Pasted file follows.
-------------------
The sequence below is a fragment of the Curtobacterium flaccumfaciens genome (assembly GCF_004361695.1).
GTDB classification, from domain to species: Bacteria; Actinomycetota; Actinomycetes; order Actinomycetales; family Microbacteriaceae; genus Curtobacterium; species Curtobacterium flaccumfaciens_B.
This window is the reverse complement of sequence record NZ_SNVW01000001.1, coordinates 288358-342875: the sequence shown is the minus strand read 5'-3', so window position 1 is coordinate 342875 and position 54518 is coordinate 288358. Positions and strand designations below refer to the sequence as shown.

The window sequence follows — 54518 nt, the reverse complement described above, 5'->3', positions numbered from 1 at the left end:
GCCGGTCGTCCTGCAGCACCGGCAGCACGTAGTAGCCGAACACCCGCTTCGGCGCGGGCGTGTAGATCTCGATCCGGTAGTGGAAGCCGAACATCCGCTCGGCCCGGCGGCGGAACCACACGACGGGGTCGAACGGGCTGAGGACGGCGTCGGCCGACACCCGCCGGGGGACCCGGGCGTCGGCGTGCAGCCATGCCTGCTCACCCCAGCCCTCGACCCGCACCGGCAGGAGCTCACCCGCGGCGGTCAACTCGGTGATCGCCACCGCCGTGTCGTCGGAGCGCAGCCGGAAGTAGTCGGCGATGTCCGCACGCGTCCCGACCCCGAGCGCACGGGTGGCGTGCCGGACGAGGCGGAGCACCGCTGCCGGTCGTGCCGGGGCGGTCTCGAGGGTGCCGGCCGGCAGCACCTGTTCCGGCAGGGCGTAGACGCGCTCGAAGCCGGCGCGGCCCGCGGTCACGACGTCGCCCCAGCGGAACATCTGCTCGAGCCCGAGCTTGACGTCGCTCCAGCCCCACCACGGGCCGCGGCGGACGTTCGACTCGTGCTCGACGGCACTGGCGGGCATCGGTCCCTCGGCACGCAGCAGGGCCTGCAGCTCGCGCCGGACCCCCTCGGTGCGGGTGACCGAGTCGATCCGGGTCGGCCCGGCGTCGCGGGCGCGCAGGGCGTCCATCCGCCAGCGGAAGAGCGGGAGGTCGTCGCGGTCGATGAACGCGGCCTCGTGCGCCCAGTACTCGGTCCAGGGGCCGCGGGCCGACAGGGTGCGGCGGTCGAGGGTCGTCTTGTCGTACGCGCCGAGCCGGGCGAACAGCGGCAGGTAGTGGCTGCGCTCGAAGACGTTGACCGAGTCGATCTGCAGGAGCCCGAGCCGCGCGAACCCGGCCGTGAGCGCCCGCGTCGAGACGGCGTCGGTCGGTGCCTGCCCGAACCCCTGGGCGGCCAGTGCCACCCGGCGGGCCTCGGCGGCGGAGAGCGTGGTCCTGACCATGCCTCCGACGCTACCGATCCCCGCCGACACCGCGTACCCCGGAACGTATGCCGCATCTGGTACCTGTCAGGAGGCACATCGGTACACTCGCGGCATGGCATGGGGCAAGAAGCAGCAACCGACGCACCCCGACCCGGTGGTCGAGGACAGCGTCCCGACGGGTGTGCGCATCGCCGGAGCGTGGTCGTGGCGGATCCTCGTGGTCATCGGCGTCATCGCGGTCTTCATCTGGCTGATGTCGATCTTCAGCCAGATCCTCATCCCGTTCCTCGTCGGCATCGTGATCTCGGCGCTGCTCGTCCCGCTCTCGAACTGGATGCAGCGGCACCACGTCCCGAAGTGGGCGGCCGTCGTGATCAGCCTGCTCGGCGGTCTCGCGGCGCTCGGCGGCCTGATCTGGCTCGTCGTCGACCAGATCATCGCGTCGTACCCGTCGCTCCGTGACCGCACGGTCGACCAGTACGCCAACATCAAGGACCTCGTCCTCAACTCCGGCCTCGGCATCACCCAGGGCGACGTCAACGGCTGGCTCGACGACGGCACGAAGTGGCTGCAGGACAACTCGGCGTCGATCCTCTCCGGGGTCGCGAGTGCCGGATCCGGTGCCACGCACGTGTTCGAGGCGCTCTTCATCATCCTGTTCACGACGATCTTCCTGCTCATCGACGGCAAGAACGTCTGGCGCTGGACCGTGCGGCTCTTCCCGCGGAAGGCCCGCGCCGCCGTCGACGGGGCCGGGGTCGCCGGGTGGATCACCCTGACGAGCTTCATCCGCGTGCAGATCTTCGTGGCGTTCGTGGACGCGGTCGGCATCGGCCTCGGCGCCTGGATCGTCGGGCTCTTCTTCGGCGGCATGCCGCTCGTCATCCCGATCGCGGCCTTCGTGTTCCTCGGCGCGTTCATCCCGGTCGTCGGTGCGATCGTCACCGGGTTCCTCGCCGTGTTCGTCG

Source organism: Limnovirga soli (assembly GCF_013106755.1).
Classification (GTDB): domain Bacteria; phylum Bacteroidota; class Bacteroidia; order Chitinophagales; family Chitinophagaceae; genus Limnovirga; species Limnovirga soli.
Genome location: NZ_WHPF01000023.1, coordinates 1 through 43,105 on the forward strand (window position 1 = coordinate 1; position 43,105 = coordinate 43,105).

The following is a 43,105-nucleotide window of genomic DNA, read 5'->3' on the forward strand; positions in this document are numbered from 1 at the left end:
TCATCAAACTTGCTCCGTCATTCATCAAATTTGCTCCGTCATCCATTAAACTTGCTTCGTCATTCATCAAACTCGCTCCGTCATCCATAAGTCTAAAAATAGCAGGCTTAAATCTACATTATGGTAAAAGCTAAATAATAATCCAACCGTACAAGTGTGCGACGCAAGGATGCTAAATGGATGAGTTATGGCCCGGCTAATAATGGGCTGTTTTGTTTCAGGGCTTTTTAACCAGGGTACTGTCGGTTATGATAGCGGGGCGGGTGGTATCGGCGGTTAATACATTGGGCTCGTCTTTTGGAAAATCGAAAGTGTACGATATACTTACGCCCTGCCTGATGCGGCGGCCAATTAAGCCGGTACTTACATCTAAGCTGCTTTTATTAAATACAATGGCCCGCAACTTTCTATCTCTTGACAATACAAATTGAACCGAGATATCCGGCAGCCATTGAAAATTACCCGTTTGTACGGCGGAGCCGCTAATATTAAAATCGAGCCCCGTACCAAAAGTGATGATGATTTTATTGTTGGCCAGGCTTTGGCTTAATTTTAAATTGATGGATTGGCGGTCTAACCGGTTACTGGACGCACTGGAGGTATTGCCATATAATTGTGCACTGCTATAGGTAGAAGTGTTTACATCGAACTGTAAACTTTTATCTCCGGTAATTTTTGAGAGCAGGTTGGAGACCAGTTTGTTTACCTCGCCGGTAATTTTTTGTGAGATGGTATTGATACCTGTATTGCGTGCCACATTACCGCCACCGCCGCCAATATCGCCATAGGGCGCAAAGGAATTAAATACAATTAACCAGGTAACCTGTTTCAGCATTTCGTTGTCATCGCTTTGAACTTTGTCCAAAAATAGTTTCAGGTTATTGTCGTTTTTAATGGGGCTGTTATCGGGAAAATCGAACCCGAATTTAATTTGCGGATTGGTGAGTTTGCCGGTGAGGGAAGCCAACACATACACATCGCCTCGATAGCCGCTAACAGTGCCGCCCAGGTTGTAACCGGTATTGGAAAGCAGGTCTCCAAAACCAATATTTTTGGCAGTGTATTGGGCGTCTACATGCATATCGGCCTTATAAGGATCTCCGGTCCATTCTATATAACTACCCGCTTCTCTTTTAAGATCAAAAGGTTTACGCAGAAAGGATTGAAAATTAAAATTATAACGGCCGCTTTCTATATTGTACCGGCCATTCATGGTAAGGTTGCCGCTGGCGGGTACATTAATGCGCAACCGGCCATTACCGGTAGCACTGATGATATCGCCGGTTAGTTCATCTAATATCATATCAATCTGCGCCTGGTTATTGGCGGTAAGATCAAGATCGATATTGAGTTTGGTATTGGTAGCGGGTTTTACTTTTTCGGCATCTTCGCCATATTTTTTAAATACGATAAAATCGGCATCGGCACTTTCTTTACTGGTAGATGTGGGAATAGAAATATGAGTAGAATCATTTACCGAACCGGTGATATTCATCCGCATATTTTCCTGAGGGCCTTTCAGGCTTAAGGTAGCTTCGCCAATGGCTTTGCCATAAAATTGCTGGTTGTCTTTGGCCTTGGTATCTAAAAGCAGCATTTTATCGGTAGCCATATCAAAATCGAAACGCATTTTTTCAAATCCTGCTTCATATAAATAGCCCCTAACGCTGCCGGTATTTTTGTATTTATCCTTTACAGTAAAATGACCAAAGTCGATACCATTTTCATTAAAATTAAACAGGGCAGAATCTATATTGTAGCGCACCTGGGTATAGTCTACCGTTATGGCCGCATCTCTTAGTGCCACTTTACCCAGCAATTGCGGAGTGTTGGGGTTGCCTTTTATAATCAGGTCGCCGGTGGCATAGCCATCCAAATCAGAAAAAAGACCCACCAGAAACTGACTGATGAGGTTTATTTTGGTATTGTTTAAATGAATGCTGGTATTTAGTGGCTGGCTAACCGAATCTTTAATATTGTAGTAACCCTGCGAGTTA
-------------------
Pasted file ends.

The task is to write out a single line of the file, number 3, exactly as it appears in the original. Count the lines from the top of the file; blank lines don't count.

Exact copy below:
This window is the reverse complement of sequence record NZ_SNVW01000001.1, coordinates 288358-342875: the sequence shown is the minus strand read 5'-3', so window position 1 is coordinate 342875 and position 54518 is coordinate 288358. Positions and strand designations below refer to the sequence as shown.